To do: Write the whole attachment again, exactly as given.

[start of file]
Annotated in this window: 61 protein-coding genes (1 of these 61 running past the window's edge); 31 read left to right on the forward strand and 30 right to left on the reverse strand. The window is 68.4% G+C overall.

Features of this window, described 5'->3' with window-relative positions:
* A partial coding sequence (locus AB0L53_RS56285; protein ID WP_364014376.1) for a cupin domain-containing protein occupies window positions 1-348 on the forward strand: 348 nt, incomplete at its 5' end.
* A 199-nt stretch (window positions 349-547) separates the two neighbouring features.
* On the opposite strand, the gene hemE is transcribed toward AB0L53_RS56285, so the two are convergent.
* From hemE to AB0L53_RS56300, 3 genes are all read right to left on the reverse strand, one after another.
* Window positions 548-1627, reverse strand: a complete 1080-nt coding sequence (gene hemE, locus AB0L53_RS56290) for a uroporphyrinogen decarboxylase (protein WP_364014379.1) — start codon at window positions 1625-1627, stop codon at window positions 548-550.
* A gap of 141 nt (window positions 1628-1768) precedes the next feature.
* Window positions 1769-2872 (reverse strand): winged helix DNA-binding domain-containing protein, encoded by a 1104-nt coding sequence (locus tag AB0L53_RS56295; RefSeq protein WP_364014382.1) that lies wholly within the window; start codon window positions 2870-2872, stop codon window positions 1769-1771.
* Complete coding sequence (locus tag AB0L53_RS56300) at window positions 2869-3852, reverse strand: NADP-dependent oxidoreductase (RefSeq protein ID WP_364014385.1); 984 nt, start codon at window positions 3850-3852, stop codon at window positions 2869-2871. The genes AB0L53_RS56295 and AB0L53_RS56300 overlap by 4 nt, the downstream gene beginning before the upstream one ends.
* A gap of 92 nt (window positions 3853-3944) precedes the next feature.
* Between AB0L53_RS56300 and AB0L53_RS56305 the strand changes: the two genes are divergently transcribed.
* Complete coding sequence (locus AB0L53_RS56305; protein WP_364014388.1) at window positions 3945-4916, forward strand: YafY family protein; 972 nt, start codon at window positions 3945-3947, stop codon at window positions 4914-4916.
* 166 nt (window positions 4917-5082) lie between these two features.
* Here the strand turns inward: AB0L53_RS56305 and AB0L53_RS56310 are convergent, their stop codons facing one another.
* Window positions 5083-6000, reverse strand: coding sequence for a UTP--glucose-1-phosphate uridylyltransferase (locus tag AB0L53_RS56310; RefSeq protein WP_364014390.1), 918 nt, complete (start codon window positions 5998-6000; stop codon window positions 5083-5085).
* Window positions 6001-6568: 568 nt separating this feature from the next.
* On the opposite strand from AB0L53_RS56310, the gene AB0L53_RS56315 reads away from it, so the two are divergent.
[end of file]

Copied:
Annotated in this window: 61 protein-coding genes (1 of these 61 running past the window's edge); 31 read left to right on the forward strand and 30 right to left on the reverse strand. The window is 68.4% G+C overall.

Features of this window, described 5'->3' with window-relative positions:
* A partial coding sequence (locus AB0L53_RS56285; protein ID WP_364014376.1) for a cupin domain-containing protein occupies window positions 1-348 on the forward strand: 348 nt, incomplete at its 5' end.
* A 199-nt stretch (window positions 349-547) separates the two neighbouring features.
* On the opposite strand, the gene hemE is transcribed toward AB0L53_RS56285, so the two are convergent.
* From hemE to AB0L53_RS56300, 3 genes are all read right to left on the reverse strand, one after another.
* Window positions 548-1627, reverse strand: a complete 1080-nt coding sequence (gene hemE, locus AB0L53_RS56290) for a uroporphyrinogen decarboxylase (protein WP_364014379.1) — start codon at window positions 1625-1627, stop codon at window positions 548-550.
* A gap of 141 nt (window positions 1628-1768) precedes the next feature.
* Window positions 1769-2872 (reverse strand): winged helix DNA-binding domain-containing protein, encoded by a 1104-nt coding sequence (locus tag AB0L53_RS56295; RefSeq protein WP_364014382.1) that lies wholly within the window; start codon window positions 2870-2872, stop codon window positions 1769-1771.
* Complete coding sequence (locus tag AB0L53_RS56300) at window positions 2869-3852, reverse strand: NADP-dependent oxidoreductase (RefSeq protein ID WP_364014385.1); 984 nt, start codon at window positions 3850-3852, stop codon at window positions 2869-2871. The genes AB0L53_RS56295 and AB0L53_RS56300 overlap by 4 nt, the downstream gene beginning before the upstream one ends.
* A gap of 92 nt (window positions 3853-3944) precedes the next feature.
* Between AB0L53_RS56300 and AB0L53_RS56305 the strand changes: the two genes are divergently transcribed.
* Complete coding sequence (locus AB0L53_RS56305; protein WP_364014388.1) at window positions 3945-4916, forward strand: YafY family protein; 972 nt, start codon at window positions 3945-3947, stop codon at window positions 4914-4916.
* 166 nt (window positions 4917-5082) lie between these two features.
* Here the strand turns inward: AB0L53_RS56305 and AB0L53_RS56310 are convergent, their stop codons facing one another.
* Window positions 5083-6000, reverse strand: coding sequence for a UTP--glucose-1-phosphate uridylyltransferase (locus tag AB0L53_RS56310; RefSeq protein WP_364014390.1), 918 nt, complete (start codon window positions 5998-6000; stop codon window positions 5083-5085).
* Window positions 6001-6568: 568 nt separating this feature from the next.
* On the opposite strand from AB0L53_RS56310, the gene AB0L53_RS56315 reads away from it, so the two are divergent.